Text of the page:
|Joseph Pulitzer (1847-1911)|
Pulitzer was born on April 10, 1847 in Makó, Hungary. His father
was a wealthy grain merchant in Budapest, Hungary, where Joseph went through
his primary schooling through various local private schools and tutors.
With a hunger for adventure and fame, he attempted to join the Austrian
army at age seventeen, and was promptly rejected due to his extremely weak
eyesight and his poor health. He also attempted to join up with Napoleon's
Foreign Legion to serve in Mexico and with the British Army for service
in India. He was rejected from both outfits for the same reasons. However,
when he was travelling in Hamburg, Germany, he came across a bounty recruiter
for the United States Union Army. By a certain procedure permitted under
the American Civil War draft system (where one could contract to substitute
for a draftee) he enlisted, and served in the Lincoln Calvary from 1864-1865
At the conclusion of the American Civil War, Pulitzer worked his way to St. Louis, Missouri. He traveled there mainly because of its large German population (he spoke German and French fluently, but only broken English). He held various odd jobs to get by and spent much of his time in the local Mercantile Library, where, peculiarly enough, he received his first significant career opportunity. While in the chess room there, he caught the attention of the editor of a local German-language newspaper editor, and after a brief conversation, Pulitzer landed a journalism job for the Westliche Post.
By 1872 (four years later), he had developed a reputation for being a hard-working, enterprising reporter, and, with the owners nearly bankrupt, he was offered a controlling interest in the newspaper, which he later sold back to the original owners, making a $30,000 profit. In 1878, he married a woman named Kate Davis. Later in that year, through a series of various ongoing business deals and a merger, he became the owner of the St. Louis Post-Dispatch. This new newspaper, which Pulitzer often used with a very political and corruption-exposing edge, gained a great amount of success under his leadership, and earned him a small fortune in the years that followed.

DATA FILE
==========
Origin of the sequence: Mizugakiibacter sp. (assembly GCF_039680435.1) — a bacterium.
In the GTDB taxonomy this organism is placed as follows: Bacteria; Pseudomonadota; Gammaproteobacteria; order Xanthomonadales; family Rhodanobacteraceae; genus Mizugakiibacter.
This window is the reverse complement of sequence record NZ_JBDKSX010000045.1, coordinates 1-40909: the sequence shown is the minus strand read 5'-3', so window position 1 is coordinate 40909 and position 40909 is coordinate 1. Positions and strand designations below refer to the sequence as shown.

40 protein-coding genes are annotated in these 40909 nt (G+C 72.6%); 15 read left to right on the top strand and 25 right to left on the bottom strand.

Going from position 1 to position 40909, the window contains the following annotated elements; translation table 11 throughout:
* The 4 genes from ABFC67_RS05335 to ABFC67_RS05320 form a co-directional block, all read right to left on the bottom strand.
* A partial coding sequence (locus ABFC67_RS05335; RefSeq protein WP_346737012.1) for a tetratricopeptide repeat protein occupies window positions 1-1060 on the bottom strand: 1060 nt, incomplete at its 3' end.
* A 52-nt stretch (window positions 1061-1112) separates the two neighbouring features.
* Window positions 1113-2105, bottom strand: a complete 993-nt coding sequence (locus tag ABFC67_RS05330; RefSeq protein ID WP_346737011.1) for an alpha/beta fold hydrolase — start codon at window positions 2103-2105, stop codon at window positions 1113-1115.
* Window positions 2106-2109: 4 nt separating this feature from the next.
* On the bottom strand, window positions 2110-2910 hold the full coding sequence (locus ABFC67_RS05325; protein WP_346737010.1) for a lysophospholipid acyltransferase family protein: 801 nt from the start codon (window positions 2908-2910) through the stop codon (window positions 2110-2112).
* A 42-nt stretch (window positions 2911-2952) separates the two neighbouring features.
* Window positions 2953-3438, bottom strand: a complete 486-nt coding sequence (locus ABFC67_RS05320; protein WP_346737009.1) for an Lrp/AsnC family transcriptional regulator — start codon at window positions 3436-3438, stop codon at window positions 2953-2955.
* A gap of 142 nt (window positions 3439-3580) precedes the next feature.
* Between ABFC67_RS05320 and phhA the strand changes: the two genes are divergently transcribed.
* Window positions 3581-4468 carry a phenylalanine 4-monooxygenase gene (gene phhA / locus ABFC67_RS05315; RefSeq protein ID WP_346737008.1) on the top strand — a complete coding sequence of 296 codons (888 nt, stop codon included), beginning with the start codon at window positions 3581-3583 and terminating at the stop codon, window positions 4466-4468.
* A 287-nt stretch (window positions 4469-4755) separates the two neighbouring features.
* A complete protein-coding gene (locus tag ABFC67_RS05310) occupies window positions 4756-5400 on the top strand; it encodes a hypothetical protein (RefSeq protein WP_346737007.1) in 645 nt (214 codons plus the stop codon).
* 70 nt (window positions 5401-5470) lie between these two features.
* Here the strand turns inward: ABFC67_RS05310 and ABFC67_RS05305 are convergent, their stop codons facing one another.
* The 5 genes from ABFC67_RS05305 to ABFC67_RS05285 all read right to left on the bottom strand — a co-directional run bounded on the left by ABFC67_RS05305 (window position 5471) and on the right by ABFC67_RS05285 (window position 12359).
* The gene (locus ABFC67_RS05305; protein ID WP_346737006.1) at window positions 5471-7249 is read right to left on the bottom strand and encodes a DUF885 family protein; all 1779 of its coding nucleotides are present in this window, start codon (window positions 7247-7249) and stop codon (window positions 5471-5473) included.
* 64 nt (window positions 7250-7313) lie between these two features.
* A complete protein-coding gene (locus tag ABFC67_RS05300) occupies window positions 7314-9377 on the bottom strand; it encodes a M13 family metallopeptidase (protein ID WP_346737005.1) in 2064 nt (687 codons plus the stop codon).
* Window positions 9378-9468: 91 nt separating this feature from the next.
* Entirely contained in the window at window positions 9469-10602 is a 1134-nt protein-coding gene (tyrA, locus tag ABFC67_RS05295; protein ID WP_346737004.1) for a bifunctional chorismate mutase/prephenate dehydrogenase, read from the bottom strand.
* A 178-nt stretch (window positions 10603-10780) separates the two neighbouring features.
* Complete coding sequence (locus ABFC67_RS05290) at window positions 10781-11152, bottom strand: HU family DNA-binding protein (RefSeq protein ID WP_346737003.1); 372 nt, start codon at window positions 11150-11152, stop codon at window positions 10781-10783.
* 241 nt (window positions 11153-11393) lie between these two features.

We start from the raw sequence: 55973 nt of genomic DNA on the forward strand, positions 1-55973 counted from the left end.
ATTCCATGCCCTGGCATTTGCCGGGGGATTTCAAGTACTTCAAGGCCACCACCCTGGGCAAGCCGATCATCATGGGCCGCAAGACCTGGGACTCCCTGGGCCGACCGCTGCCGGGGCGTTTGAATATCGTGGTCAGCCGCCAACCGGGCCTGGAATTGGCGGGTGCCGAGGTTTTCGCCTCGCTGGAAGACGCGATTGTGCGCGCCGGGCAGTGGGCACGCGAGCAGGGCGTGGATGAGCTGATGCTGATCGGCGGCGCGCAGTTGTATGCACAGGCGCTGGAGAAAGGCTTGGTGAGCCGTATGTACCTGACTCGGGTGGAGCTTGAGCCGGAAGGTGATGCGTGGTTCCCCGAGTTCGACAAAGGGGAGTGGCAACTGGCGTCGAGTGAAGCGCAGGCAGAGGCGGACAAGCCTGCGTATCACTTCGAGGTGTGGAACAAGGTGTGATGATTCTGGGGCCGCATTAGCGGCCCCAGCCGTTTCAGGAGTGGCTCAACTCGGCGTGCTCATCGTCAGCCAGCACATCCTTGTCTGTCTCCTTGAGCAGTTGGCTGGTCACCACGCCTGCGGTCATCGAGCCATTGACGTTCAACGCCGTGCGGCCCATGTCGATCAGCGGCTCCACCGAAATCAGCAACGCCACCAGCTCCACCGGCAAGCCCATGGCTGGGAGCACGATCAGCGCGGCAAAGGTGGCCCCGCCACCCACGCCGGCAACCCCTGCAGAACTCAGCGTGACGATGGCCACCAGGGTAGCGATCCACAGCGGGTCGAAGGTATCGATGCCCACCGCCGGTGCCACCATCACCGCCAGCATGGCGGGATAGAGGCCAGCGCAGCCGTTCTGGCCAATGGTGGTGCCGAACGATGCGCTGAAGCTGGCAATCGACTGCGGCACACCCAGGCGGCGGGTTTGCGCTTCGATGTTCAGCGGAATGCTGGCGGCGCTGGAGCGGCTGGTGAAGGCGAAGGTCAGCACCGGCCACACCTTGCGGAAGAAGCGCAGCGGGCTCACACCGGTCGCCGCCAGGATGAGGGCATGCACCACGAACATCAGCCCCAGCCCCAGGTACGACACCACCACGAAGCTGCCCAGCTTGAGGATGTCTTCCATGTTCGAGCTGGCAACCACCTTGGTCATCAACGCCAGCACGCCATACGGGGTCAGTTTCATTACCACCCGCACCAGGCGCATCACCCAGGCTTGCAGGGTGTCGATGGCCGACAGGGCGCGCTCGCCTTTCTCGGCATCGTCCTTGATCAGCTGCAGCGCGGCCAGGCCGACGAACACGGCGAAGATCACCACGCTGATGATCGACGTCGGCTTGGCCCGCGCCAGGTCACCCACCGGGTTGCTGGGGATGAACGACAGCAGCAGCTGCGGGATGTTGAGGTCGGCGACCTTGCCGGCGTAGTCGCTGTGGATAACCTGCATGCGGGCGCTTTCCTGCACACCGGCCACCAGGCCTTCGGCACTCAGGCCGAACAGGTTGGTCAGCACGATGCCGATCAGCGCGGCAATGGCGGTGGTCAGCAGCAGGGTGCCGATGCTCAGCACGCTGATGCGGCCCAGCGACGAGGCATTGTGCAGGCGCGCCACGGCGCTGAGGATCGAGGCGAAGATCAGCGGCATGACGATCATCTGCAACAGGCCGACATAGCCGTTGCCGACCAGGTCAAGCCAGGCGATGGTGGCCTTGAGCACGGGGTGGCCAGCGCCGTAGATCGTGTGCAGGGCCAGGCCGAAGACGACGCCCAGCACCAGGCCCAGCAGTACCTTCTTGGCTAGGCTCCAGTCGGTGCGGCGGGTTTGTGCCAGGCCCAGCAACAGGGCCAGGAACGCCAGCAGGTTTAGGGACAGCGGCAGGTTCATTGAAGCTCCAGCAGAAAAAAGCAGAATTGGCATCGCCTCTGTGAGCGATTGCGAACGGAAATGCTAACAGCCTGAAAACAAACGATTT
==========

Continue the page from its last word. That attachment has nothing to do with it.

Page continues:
In 1883, although his health was deteriorating, he purchased the financially insecure New York World for $346,000 (while retaining control over the St. Louis Post-Dispatch) and made it his main focus. Through the use of sensationalism and other specific marketing strategies that he had used in his previous endeavor, Pulitzer was able to drastically improve the circulation rate of the newspaper. In just a decade, he was able to increase the subscription rate of The World, in all it's editions, from an original rate of 15,000 subscribers to over 600,000, making it the largest circulating newspaper in the country.
However, due to escalating health problems, he withdrew from the editorship of the newspaper at the age of 43. Although he traveled very frequently, Pulitzer worked hard to maintain the closest of editorial direction and management with his newspapers, using a code of sorts to ensure secrecy in communication. Between the years of 1896 and 1898, a circulation war of sorts was waged between his company and William Randolph Hearst's. After the end of the Spanish-American War, however, he withdrew from the practice of what had become known as yellow journalism, and focused more on waging fantastic and often beneficial campaigns against corruption in government and businesses.
Joseph Pulitzer died aboard his yacht in the harbor of Charleston, North Carolina on October 29, 1911. One year after his death, however, the Columbia School of Journalism was founded and merely six years later, the first Pulitzer prizes were awarded for brilliance and quality in journalism and other fields involved in news reporting.
Modernly, some historians blame Pulitzer for starting the practice of yellow journalism and plunging the United States into a "Dark Age" of journalism. Yet others assert that he only leveraged the factors that were already present towards his advantage, and merely set these factors into motion. Regardless, Joseph Pulitzer will go down in history for being one of the most influential figures in the history of journalism.